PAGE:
Discuss the key landmarks related to fundamental rights from 1928 Nehru Report onward till recent times.

Published: November 21, 2017

The key landmarks in the evolution of FRs before independence include Nehru Report, 1928; Karachi Session, 1931; Sapru Committee report; Advisory Committee on Fundamental Rights in constituent assembly and adoption of fundamental rights in part-III of the constitution.
Key landmarks post-independence are 44th amendment to remove FR to property from Part-III; Kesavanand Bharti Case to include FRs in basic structure; Maneka Gandhi Case, 86th amendment to include right to education in part-III; 97th amendment to include right to make cooperatives as fundamental right and Right to Privacy judgement, 2017.
Nehru Report,1928
This was first major attempt to draft Indian Constitution and it incorporated right to free expression of opinion; freedom of conscience and right to form associations and unions etc.
Karachi Session,1931
In this session, congress adopted a resolution on Fundamental Rights and Economic Policy
Sapru Report
Sapru committee report, 1945 recommended that Fundamental Rights “must” be included in the Constitution of India and should be divided Justifiable Rights and Non-justifiable rights. These were included in constitution later as FR and DPSP respectively.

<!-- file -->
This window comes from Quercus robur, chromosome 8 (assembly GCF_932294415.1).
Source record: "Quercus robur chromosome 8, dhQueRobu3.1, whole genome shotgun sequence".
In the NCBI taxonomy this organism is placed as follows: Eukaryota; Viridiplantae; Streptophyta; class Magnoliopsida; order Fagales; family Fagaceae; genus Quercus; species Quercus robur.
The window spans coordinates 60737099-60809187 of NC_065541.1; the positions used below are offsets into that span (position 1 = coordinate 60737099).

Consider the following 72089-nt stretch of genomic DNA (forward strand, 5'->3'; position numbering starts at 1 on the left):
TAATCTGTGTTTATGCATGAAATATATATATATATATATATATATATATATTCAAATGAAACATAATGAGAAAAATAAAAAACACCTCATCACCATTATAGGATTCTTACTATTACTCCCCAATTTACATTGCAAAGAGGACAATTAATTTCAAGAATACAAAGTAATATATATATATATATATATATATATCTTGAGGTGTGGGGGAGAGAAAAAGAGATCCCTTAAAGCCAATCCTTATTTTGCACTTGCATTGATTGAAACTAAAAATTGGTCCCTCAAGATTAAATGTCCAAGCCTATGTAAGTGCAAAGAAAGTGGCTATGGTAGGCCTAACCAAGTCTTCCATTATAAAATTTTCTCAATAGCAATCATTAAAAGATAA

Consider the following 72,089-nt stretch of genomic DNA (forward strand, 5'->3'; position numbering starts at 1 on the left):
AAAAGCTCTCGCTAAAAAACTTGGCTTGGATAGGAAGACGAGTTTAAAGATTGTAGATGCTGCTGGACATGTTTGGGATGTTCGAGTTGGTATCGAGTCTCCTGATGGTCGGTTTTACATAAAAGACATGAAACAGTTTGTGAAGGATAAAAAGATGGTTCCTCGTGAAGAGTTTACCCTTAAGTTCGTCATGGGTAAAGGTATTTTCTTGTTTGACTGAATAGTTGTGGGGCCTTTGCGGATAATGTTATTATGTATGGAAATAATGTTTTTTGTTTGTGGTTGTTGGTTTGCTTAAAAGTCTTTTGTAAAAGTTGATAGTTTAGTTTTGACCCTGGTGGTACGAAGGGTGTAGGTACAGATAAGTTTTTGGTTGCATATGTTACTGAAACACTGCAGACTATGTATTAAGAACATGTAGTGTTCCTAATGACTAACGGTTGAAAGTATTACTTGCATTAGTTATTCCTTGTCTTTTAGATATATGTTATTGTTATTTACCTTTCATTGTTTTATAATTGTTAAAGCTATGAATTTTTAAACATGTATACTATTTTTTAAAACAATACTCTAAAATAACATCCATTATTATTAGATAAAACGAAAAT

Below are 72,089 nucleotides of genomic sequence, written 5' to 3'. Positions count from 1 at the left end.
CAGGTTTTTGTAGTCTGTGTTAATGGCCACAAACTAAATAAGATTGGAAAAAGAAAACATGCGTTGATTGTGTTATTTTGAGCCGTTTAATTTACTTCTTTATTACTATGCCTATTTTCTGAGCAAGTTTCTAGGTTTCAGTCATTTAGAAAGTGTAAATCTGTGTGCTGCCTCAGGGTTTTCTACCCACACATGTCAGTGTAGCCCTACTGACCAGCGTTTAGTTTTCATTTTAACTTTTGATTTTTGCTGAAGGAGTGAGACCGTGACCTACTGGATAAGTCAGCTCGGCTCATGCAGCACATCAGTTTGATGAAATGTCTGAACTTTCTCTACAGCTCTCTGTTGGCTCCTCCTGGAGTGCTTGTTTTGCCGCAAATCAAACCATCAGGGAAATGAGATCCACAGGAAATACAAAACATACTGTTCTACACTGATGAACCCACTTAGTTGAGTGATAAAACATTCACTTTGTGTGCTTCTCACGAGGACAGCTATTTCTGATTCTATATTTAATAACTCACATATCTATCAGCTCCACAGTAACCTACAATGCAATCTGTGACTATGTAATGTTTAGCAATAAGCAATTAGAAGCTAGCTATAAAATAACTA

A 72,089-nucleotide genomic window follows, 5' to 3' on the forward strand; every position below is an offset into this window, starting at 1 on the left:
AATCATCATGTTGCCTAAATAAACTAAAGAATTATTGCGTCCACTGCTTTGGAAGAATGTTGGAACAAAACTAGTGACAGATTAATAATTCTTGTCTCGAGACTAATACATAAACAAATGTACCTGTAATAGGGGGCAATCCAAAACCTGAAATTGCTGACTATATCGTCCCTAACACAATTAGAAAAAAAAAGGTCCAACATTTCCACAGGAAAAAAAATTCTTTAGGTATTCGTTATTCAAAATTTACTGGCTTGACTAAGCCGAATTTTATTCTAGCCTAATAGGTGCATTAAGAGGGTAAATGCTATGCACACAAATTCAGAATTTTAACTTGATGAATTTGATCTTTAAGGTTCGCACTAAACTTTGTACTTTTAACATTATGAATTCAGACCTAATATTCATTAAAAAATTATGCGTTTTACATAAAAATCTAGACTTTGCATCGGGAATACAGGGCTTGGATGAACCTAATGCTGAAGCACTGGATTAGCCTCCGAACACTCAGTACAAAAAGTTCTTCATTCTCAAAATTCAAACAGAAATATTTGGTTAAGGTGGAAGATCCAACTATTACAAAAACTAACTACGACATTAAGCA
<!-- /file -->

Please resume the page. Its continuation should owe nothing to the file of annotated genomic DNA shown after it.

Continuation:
Advisory Committee on Fundamental Rights
Constituent Assembly’ s advisory committee on fundamental rights headed by Sardar Vallabhbhai Patel on January 24, 1947 dealt with the rights of citizens, minorities, tribal and excluded areas.
44th Amendment
Article 31(Right to Property) was changed several times after independence due to land reforms measures; and finally by 44th amendment, it was removed from the FRs and new provision was made under Article 300‐A .Thus Right to Property was relegated to the status of Constitutional Rights from the Fundamental Rights.
86th Amendment
This amendment inserted Article 21-A as Right to Education for students.
Kesavananda Bharati Case
This case settled the judicial issue created in Shankari Nath case and Golakhnath case regarding the FRs being amendable  and Doctrine of Basic Structure. Today, parliament is empowered to amend the Fundamental Rights until it does not alter the basic structure.
Maneka Gandhi Case
In this case, the Supreme Court incorporated the due process of Law under Article 21 instead of “procedure established by law” which was followed earlier. SC also interpreted ‘Right to Life’ as ‘Right to Dignified Life” which led various interpretation of article 21 such as Right to Clean Environment, Right to Education, Right to Food, etc.
Right to Privacy Judgement, 2017
In a landmark judgement, a nine bench SC bench declared ‘Right to Privacy’ as an integral part of Right to Life and Personal Liberty guaranteed under Article 21 of the Constitution.

Model Questions Category:  

Comments